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New research reveals there is hope for Mars yet. The first definitive detection of methane in the atmosphere of Mars indicates the planet is still alive, in either a biologic or geologic sense, according to a team of NASA and university scientists.
If microscopic Martian life is producing the methane, it likely resides far below the surface, where it's still warm enough for liquid water to exist.
However, it is possible a geologic process produced the Martian methane, either now or eons ago. On Earth, the conversion of iron oxide (rust) into the serpentine group of minerals creates methane, and on Mars this process could proceed using water, carbon dioxide, and the planet's internal heat. Although we don’t have evidence on Mars of active volcanoes today, ancient methane trapped in ice "cages" called clathrates might now be released.
Originally posted by SuperSlovak
Organisms on Earth release methane as they digest nutrients.
What is releasing methane on Mars? What else really.
Methane has been detected or is believed to exist in several locations of the solar system. It is believed to have been created by abiotic processes, with the possible exception of Mars.
Moon - traces are present in the thin atmosphere
Mars - the atmosphere contains 10 ppb methane. In January 2009, NASA scientists announced that they had discovered that the planet regularly vents methane into the atmosphere in specific areas at regular times, leading some to speculate this may be a sign of biological activity going on below the surface.
Jupiter - the atmosphere contains about 0.3% methane
Saturn - the atmosphere contains about 0.4% methane
>Titan — the atmosphere contains 1.6% methane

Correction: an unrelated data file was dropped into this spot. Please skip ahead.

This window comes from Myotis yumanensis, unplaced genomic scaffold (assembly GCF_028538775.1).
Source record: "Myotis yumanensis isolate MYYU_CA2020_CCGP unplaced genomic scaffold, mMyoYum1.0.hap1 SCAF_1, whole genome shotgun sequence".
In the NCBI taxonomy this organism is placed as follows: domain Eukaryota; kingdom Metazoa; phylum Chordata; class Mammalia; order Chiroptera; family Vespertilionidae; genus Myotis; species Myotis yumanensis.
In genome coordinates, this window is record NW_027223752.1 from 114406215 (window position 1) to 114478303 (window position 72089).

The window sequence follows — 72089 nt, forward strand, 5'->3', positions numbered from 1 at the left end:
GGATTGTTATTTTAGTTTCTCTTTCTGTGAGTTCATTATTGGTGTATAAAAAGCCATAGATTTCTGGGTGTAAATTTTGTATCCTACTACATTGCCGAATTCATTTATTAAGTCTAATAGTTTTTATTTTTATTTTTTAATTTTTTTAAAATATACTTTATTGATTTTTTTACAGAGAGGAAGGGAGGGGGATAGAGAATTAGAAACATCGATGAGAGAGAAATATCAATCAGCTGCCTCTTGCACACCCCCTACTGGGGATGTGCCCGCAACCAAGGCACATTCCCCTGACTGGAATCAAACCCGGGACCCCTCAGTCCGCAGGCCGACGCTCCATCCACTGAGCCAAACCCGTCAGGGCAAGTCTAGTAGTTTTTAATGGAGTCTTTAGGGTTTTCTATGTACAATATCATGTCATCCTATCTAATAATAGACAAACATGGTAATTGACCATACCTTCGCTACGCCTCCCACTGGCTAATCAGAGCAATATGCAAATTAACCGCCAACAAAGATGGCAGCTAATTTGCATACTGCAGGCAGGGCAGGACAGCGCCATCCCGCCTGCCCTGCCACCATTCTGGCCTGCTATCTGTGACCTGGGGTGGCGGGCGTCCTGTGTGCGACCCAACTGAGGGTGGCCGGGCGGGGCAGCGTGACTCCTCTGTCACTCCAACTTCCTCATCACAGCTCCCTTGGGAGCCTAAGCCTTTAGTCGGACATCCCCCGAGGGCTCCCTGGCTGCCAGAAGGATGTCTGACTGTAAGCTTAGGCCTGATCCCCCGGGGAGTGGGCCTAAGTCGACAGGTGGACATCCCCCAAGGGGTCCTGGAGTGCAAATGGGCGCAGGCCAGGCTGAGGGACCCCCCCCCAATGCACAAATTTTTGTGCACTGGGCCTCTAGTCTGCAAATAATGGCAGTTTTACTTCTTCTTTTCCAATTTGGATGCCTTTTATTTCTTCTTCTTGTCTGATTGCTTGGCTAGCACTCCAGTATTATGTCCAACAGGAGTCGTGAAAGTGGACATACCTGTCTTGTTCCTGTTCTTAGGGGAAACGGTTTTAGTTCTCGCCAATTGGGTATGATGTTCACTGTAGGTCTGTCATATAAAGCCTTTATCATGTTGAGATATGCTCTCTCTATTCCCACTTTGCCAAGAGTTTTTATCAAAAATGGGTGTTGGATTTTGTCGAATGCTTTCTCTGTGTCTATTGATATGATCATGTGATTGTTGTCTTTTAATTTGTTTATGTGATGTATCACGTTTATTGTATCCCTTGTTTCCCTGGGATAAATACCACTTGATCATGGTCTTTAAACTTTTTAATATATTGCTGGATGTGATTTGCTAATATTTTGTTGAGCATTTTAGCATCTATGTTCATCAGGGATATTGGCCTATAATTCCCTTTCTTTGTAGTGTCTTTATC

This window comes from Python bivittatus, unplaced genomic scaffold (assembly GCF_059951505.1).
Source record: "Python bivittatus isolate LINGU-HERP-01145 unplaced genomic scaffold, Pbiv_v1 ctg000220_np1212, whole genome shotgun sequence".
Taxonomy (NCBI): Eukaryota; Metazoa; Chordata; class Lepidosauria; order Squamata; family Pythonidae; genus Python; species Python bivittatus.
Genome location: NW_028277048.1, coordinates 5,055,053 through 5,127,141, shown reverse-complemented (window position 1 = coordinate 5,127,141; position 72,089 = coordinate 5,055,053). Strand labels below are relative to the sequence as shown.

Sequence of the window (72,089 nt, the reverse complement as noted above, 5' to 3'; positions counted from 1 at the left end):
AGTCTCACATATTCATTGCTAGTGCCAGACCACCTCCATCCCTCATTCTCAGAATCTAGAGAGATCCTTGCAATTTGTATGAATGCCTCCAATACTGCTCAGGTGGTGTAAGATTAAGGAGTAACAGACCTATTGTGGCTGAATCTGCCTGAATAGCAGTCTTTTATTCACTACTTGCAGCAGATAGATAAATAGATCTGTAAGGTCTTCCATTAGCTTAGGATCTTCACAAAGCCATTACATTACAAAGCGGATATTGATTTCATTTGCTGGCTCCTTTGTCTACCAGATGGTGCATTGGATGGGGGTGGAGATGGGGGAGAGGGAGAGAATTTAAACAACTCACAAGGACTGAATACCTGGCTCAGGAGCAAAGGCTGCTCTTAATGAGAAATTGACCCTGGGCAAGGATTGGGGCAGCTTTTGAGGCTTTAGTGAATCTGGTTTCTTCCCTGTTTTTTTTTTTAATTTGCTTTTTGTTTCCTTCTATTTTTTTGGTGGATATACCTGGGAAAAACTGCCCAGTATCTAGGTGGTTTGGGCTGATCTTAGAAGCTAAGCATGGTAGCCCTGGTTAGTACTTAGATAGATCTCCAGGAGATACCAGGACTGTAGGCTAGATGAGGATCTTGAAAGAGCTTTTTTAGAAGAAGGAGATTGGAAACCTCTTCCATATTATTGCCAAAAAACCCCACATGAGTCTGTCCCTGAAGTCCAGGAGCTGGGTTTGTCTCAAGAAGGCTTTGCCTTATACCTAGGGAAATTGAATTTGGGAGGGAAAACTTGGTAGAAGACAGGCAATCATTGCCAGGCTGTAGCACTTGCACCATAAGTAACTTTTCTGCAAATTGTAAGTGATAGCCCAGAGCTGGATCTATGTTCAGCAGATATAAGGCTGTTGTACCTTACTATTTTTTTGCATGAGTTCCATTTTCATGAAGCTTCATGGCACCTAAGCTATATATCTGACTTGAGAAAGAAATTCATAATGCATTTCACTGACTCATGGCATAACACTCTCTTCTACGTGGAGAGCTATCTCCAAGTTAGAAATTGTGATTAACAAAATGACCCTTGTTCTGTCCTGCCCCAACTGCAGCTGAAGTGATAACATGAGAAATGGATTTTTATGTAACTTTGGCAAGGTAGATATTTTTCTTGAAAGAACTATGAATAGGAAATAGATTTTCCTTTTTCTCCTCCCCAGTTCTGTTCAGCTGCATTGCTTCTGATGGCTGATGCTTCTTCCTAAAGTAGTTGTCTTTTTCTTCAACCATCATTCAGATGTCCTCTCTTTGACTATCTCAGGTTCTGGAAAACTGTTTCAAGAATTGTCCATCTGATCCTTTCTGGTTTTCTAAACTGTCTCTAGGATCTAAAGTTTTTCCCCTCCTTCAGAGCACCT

>Enceladus - the atmosphere contains 1.7% methane
>Uranus - the atmosphere contains 2.3% methane
>Ariel - methane is believed to be a constituent of Ariel's surface ice
>Oberon - about 20% of Oberon's surface ice is composed of methane-related carbon/nitrogen compounds
T>itania - about 20% of Titania's surface ice is composed of methane-related organic compounds
>Umbriel - methane is a constituent of Umbriel's surface ice
Neptune - the atmosphere contains 1.6% methane
>Triton - Triton has a tenuous nitrogen atmosphere with small amounts of methane near the surface.
Pluto - spectroscopic analysis of Pluto's surface reveals it to contain traces of methane
Originally posted by weedwhacker
You should look up a link to 'abiotic' methane formation.
Methane is everywhere in our Solar System, it would seem:
In biology, abiotic components are non-living chemical and physical factors in the environment. Despite being non-living, abiotic components can impact evolution. Things that were once living but now dead are usually considered biotic (for example, corpses and spilled blood). However, depending upon the definition, components from living things that are no longer living can be considered part of the biotic or abiotic component. Generally, things that were once living are considered part of the biotic component, but body waste such as feces, urine (and carbon dioxide, oxygen, and water from respiration) are considered abiotic because those components were never living in an organism.